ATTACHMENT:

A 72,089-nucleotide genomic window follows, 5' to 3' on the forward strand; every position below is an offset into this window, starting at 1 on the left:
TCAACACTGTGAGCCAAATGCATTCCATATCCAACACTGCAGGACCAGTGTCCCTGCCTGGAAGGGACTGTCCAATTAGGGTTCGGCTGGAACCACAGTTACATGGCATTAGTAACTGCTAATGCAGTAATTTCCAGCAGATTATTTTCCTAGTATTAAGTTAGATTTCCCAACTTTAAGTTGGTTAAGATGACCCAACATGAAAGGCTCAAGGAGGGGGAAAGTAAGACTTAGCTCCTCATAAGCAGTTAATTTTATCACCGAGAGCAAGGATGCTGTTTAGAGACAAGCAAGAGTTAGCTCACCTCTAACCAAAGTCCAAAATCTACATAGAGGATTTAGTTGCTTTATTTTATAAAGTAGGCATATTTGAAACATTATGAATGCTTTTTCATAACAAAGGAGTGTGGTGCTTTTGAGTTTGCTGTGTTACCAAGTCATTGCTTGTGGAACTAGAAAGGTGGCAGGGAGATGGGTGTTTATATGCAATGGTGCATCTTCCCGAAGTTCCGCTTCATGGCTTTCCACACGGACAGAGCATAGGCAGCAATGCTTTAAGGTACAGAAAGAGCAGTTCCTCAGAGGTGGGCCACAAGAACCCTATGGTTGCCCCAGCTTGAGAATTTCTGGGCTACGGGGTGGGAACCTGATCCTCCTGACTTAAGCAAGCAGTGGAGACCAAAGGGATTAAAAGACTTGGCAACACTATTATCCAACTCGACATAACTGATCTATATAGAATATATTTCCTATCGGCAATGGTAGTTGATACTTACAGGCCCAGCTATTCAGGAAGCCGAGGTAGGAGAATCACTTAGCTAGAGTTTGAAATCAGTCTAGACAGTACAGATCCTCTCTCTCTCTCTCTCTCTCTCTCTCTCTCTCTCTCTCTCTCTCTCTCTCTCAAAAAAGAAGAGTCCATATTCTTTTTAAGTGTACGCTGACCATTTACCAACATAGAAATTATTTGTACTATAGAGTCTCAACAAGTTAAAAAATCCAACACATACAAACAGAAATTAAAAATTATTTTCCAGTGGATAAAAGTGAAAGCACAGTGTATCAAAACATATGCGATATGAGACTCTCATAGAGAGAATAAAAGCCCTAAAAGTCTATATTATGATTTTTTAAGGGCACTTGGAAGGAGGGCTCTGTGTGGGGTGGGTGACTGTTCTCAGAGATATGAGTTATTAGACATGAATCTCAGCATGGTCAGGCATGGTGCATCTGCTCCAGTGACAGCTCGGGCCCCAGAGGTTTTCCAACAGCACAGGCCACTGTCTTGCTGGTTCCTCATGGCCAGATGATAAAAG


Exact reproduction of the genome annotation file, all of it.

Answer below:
A 72,089-nucleotide genomic window follows, 5' to 3' on the forward strand; every position below is an offset into this window, starting at 1 on the left:
TCAACACTGTGAGCCAAATGCATTCCATATCCAACACTGCAGGACCAGTGTCCCTGCCTGGAAGGGACTGTCCAATTAGGGTTCGGCTGGAACCACAGTTACATGGCATTAGTAACTGCTAATGCAGTAATTTCCAGCAGATTATTTTCCTAGTATTAAGTTAGATTTCCCAACTTTAAGTTGGTTAAGATGACCCAACATGAAAGGCTCAAGGAGGGGGAAAGTAAGACTTAGCTCCTCATAAGCAGTTAATTTTATCACCGAGAGCAAGGATGCTGTTTAGAGACAAGCAAGAGTTAGCTCACCTCTAACCAAAGTCCAAAATCTACATAGAGGATTTAGTTGCTTTATTTTATAAAGTAGGCATATTTGAAACATTATGAATGCTTTTTCATAACAAAGGAGTGTGGTGCTTTTGAGTTTGCTGTGTTACCAAGTCATTGCTTGTGGAACTAGAAAGGTGGCAGGGAGATGGGTGTTTATATGCAATGGTGCATCTTCCCGAAGTTCCGCTTCATGGCTTTCCACACGGACAGAGCATAGGCAGCAATGCTTTAAGGTACAGAAAGAGCAGTTCCTCAGAGGTGGGCCACAAGAACCCTATGGTTGCCCCAGCTTGAGAATTTCTGGGCTACGGGGTGGGAACCTGATCCTCCTGACTTAAGCAAGCAGTGGAGACCAAAGGGATTAAAAGACTTGGCAACACTATTATCCAACTCGACATAACTGATCTATATAGAATATATTTCCTATCGGCAATGGTAGTTGATACTTACAGGCCCAGCTATTCAGGAAGCCGAGGTAGGAGAATCACTTAGCTAGAGTTTGAAATCAGTCTAGACAGTACAGATCCTCTCTCTCTCTCTCTCTCTCTCTCTCTCTCTCTCTCTCTCTCTCTCTCTCTCAAAAAAGAAGAGTCCATATTCTTTTTAAGTGTACGCTGACCATTTACCAACATAGAAATTATTTGTACTATAGAGTCTCAACAAGTTAAAAAATCCAACACATACAAACAGAAATTAAAAATTATTTTCCAGTGGATAAAAGTGAAAGCACAGTGTATCAAAACATATGCGATATGAGACTCTCATAGAGAGAATAAAAGCCCTAAAAGTCTATATTATGATTTTTTAAGGGCACTTGGAAGGAGGGCTCTGTGTGGGGTGGGTGACTGTTCTCAGAGATATGAGTTATTAGACATGAATCTCAGCATGGTCAGGCATGGTGCATCTGCTCCAGTGACAGCTCGGGCCCCAGAGGTTTTCCAACAGCACAGGCCACTGTCTTGCTGGTTCCTCATGGCCAGATGATAAAAG